Methionine is of concern mainly because it is the limiting, or the least abundant, amino acid (see the following section on Food, Protein, and Complementarity) in many foods, particularly low in most legumes, soybeans, and peanuts. Though it is higher in dairy foods, eggs, fish, and meats, it is still present in lower concentration in many of these foods than are the other essential amino acids. Those eating vegetarian diets can obtain a fairly good proportion of methionine in the protein content of many nuts and seeds, as well as corn, rice, and other grains, which are naturally lower in tryptophan and lysine.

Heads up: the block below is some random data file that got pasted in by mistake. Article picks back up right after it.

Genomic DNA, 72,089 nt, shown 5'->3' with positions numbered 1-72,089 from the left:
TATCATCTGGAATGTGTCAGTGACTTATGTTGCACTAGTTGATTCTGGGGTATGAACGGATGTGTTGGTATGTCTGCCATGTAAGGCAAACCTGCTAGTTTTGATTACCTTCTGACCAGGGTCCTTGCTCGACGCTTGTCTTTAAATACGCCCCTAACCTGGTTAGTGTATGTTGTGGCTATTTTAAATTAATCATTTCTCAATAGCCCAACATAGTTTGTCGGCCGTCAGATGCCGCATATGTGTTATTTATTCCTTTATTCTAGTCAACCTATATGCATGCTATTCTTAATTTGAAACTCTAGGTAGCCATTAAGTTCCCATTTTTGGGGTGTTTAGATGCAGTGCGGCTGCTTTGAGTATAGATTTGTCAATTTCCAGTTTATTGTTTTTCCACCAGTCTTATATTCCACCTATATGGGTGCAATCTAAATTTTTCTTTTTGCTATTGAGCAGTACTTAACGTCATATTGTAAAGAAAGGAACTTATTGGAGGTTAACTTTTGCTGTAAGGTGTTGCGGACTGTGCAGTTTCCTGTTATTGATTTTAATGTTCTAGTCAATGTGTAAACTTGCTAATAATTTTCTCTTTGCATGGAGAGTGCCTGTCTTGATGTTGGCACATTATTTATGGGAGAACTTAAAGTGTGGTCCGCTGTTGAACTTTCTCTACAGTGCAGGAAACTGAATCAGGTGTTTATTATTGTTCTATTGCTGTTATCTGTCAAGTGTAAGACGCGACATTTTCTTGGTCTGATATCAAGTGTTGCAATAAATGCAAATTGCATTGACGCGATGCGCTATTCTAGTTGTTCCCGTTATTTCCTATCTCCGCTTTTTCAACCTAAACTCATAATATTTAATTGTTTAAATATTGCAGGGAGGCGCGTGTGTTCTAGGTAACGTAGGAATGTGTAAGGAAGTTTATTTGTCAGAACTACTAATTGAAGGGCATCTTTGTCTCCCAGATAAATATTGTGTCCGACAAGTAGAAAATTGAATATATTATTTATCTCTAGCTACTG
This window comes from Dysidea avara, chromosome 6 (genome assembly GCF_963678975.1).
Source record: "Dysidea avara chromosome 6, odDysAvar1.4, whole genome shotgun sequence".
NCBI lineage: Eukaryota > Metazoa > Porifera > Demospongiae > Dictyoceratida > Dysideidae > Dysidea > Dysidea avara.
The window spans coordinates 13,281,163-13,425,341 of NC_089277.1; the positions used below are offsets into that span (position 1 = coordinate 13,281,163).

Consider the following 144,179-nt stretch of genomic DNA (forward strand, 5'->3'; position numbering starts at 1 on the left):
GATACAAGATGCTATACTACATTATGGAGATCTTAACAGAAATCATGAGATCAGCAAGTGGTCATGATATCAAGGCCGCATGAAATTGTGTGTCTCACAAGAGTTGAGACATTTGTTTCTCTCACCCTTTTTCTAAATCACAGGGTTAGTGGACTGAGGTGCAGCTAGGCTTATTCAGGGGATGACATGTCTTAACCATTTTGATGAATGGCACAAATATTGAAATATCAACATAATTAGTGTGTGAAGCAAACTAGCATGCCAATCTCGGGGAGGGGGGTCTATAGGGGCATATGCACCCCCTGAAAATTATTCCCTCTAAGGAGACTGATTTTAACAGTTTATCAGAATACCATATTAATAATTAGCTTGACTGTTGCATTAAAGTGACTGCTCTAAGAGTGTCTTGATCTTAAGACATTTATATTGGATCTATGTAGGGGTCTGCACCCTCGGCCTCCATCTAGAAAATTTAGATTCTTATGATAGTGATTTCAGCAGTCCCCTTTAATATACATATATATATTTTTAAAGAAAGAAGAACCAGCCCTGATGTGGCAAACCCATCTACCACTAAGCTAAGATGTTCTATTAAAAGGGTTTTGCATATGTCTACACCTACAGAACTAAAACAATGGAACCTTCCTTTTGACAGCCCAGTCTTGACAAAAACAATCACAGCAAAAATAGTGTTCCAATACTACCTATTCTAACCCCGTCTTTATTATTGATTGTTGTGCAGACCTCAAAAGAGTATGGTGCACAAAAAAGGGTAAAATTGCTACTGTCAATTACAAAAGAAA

Methionine is one of the sulfur-containing amino acids (cysteine and cystine are others) and is important for many bodily functions. Through its supply of sulfur, it helps prevent problems of the skin and nails. It acts as a lipotropic agent (others are inositol and choline) to prevent excess fat buildup in the liver and the body, is helpful in relieving or preventing fatigue, and may be useful in some cases of allergy because it reduces histamine release. It also may help lower an elevated serum copper level. Methionine works as an antioxidant (free radical deactivator) through conversion to L-cysteine to help neutralize toxins. However, L-cysteine is used more often than methionine as an antixoidant because it seems to be better tolerated and has a wider range of protection.

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Elson M. Haas MD Written by Elson M. Haas MD

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